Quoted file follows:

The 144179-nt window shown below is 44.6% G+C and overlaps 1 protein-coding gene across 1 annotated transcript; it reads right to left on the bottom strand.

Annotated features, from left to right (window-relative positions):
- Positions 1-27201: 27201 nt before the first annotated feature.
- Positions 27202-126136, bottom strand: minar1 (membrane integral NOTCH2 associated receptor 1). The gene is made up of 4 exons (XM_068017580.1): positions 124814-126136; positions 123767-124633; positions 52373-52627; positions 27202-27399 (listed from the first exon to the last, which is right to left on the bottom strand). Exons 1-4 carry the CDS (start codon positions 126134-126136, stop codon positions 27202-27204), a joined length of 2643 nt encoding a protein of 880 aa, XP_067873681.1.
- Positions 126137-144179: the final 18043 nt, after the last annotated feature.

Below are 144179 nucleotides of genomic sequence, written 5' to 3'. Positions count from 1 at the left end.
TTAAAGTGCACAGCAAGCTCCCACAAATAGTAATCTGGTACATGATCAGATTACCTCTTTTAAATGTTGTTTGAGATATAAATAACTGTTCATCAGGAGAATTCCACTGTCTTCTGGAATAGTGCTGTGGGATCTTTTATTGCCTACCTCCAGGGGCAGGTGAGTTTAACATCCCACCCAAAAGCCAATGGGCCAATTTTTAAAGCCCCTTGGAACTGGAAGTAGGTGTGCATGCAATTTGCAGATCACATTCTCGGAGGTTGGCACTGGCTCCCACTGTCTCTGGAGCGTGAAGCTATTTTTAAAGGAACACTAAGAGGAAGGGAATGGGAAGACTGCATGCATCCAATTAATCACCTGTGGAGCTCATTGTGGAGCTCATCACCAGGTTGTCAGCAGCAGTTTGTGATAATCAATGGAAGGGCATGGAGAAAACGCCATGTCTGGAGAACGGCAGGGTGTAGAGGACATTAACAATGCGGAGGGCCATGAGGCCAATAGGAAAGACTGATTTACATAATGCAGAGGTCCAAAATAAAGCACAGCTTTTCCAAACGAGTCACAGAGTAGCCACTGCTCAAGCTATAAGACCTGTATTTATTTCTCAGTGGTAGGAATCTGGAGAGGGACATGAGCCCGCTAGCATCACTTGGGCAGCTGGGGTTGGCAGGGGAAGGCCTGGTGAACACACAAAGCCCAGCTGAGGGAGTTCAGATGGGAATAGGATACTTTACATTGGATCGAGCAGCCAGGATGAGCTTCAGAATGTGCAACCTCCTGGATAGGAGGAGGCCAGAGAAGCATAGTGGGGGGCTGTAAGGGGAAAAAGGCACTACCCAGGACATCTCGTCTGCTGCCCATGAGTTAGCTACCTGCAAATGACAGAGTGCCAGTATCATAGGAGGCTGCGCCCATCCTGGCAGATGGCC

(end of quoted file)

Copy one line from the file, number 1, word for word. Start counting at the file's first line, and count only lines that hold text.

The 144179-nt window shown below is 44.6% G+C and overlaps 1 protein-coding gene across 1 annotated transcript; it reads right to left on the bottom strand.